Windbreaks offer shelter
When Phil Shaffer’s dad and grandfather began planting field windbreaks on their Wood County farm back in the 1970s, they were looking for a way to keep the tilled soil from blowing away. Shaffer was a teenager when the first trees went in, and he remembers the need. “We’d get times in the spring you couldn’t see across the road because of the dust blowing,” he recalls.
Farming practices have changed since then, and these days, Shaffer holds his soil in place using no-till and cover crops. But he still appreciates the long rows of arborvitae that run north and south along his field borders. On a gusty winter day with single-digit temperatures, the shelter offered by the trees is obvious.
“Dad planted them, and I get the benefit,” Shaffer notes.
Besides helping control soil erosion, tree windbreaks can provide wildlife habitat, beautify the landscape and reduce stress on crops, explains Gregg Maxfield, Findlay District forest manager with the Ohio Department of Natural Resources Division of Forestry.
Although the trees take some land out of crop production, that yield loss is offset by increased yields on cropland downwind, Maxfield notes. Yields may be lower in the first few rows next to a windbreak, but the reduction in wind stress improves yields in a protected zone equal to about 20 times the height of the windbreak. For instance, Maxfield explains, if a windbreak is 20 feet tall, the protected zone will be about 400 feet (20 feet multiplied by 20).
Windbreaks can also make barns and other buildings more comfortable for both people and animals, Maxfield points out. During severe windstorms, they may prevent building damage, as well.
• Tree windbreaks planted for erosion control offer other advantages, as well.
• Reduced stress from wind can improve crop yields.
• Windbreak establishment requires long-term planning.
Gary Wilson, who planted a windbreak of arborvitae and Norway spruce in the early 1990s, says he has been impressed by the wind reduction on his Hancock County farm. In June 2012, when a derecho caused widespread damage across the state, he had some damage to a chicken coop, but he’s convinced the impact on his farm buildings would have been much worse without the windbreak.
“It’s been amazing how much it has protected them,” Wilson says.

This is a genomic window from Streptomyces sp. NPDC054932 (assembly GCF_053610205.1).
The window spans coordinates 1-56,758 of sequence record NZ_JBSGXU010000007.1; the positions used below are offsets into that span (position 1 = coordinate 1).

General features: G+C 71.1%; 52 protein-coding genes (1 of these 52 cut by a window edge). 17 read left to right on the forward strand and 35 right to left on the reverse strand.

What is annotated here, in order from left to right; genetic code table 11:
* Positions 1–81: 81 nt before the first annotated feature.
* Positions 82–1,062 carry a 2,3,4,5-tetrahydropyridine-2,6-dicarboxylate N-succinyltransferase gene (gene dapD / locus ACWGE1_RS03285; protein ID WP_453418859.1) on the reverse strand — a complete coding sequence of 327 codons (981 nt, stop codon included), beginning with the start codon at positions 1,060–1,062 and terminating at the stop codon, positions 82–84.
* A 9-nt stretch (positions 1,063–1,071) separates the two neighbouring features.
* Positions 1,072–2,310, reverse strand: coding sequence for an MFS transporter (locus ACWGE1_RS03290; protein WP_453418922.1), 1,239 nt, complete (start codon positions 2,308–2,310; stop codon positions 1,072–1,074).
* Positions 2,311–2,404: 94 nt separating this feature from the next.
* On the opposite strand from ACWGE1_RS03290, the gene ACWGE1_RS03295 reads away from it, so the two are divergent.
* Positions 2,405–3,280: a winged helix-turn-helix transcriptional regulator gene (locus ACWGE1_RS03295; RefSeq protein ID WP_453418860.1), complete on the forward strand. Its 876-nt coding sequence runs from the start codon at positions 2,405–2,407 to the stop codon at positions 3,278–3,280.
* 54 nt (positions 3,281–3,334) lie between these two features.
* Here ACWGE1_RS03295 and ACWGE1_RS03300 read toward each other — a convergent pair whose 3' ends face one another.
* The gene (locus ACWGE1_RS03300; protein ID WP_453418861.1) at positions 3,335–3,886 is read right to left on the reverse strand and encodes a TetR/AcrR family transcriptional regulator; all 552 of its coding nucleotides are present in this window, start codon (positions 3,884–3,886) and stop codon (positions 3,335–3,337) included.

The best tree species and placement for a windbreak will depend on site characteristics and the landowner’s conservation goals, says Maxfield, who coordinates the Northwest Ohio Windbreak Program, an interagency effort administered through the ODNR Division of Forestry.
The Shaffer family, for instance, planted single-row windbreaks using arborvitae, which has a relatively narrow profile. This gives them wind protection while maintaining as much cropland as possible. However, using multiple rows and various tree species offers more habitat for wildlife and protects the windbreak against diseases and pests. If one tree species is attacked, others will remain to provide wind protection.
For example, Frank Gibbs surrounded his farm in Hancock County with windbreaks starting with single rows of arborvitae in 1980. Since then he’s added plantings of white pine, Norway spruce and silky dogwood. Even though he has lost a few individual trees, the farm is surrounded by a continuous band of trees that provides wind protection, a privacy screen and wildlife habitat.
“That’s the beauty of having multiple rows,” Gibbs points out.
Ideally, a windbreak should be situated perpendicular to prevailing winds, Maxfield says. Since winds in Ohio come from both the south and the west, a two-legged windbreak on the western and southern edges of a field would provide the most protection. Another consideration is the placement of trees in multiple rows. Offsetting the trees in staggered rows blocks wind more effectively than lining them up side by side.
Although trees are often planted in the spring, site preparation is usually necessary during the fall or winter before planting to give the trees a good start. After planting, grass and weed control is critical, especially the first few years. “They’re not maintenance-free,” Maxfield stresses.
Your local soil and water conservation district can refer you to forestry specialists and other resources. In some areas, cost-share assistance is available, he adds.
Keck writes from Raymond.
This article published in the March, 2015 edition of OHIO FARMER.
All rights reserved. Copyright Farm Progress Cos. 2015.
Field Conservation Maintenance/Practices